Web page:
If New Horizons never happens, then if I had to choose, I would take NH over V1, mainly for the improved sensor suite.
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Alan Stern
post Jun 26 2014, 12:06 PM
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QUOTE (Gsnorgathon @ Jun 26 2014, 12:28 AM) *
Am I missing something? I'm not seeing an attached graphic (though I am a master at not seeing things - it's my super power, sort of like invisibility, but in reverse).



Here's a second try on that uploaded figure from our study by New Horizons mission design. Alex Parker produced the figure itself.
Attached thumbnail(s)
Attached Image
 
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machi
post Jun 26 2014, 01:32 PM
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Thanks for this interesting image. I always wondered if there was some relatively close flyby in case of Pioneers and Voyagers.


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SFJCody
post Jun 26 2014, 05:21 PM
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Had we known about all the big TNOs we know of now back in 1980, I wonder if it would have been possible to design a Saturn flyby trajectory for Voyager 1 that would have taken it to a close flyby with a different dwarf planet without sacrificing the close pass of Titan. Perhaps the same thing could have been achieved with Voyager 2 and Neptune/Triton.
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Alan Stern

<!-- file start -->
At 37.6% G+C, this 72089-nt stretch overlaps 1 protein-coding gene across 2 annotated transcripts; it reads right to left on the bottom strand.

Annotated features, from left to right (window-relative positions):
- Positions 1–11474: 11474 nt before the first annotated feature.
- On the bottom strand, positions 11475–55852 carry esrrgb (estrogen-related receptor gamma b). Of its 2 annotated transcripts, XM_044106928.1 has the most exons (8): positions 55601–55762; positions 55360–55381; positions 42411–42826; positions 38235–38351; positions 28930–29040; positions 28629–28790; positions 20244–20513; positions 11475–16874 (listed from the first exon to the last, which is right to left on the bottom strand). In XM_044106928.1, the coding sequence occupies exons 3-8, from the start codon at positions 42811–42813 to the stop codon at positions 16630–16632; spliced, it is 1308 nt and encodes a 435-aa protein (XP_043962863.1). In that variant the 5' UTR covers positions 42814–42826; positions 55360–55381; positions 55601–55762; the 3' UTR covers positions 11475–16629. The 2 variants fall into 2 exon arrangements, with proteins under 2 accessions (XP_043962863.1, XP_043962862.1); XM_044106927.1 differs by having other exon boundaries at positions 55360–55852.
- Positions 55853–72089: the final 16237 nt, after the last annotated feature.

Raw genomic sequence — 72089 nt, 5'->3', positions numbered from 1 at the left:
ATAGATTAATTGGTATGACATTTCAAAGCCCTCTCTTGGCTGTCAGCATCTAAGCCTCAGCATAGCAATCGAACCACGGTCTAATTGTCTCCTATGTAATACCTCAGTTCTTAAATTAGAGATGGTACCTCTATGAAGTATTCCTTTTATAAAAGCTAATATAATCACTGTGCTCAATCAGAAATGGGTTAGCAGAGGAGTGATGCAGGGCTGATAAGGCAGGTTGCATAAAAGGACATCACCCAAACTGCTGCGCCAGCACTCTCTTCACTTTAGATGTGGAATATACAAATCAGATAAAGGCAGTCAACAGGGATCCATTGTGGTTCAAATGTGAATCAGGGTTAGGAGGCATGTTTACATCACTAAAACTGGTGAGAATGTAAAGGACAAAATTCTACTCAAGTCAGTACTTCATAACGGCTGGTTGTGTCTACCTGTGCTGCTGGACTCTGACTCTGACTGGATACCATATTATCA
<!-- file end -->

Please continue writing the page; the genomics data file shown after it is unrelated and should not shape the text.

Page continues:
post Jun 26 2014, 11:56 PM
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QUOTE (SFJCody @ Jun 26 2014, 05:21 PM) *
Had we known about all the big TNOs we know of now back in 1980, I wonder if it would have been possible to design a Saturn flyby trajectory for Voyager 1 that would have taken it to a close flyby with a different dwarf planet without sacrificing the close pass of Titan. Perhaps the same thing could have been achieved with Voyager 2 and Neptune/Triton.



Interesting question. We looked at the same for our New Horizons 2 proposal to flyby Uranus then a big KBO. That was entirely feasible.

Same would have been true for the encounters you refer to, but as with NH2, the targeting to a big Charon-class) KBO would require optimizing both arrival date and B-plane coordinates. Getting to a 100-300 km class KBO would be much easier and still fascinating for a future giant planet mission, particularly if we get Pluto and a small KBO in the bag with NH. But as to Vgr, they never knew to even try...really too bad....though had they known, it might have squelched ever getting NH.

We'll never know.
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Eric H.
post Aug 27 2014, 06:38 AM
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I'm not too big on what if's, and it still amazes me on how much the Voyager's achieved and, remarkably, is still achieving! Am I right that Voyager 1 is in interstellar space? Too cool for words!!

As for NH, this is the perfect time for such a mission. Like Alan said, we're standing on the shoulders of giants. Ed Stone is the gold standard for the Voyager missions so whatever he says about Voyager is GOLD to me.

Same thing for NH, whatever Alan says is the absolute gold standard when it comes to Pluto and BEYOND!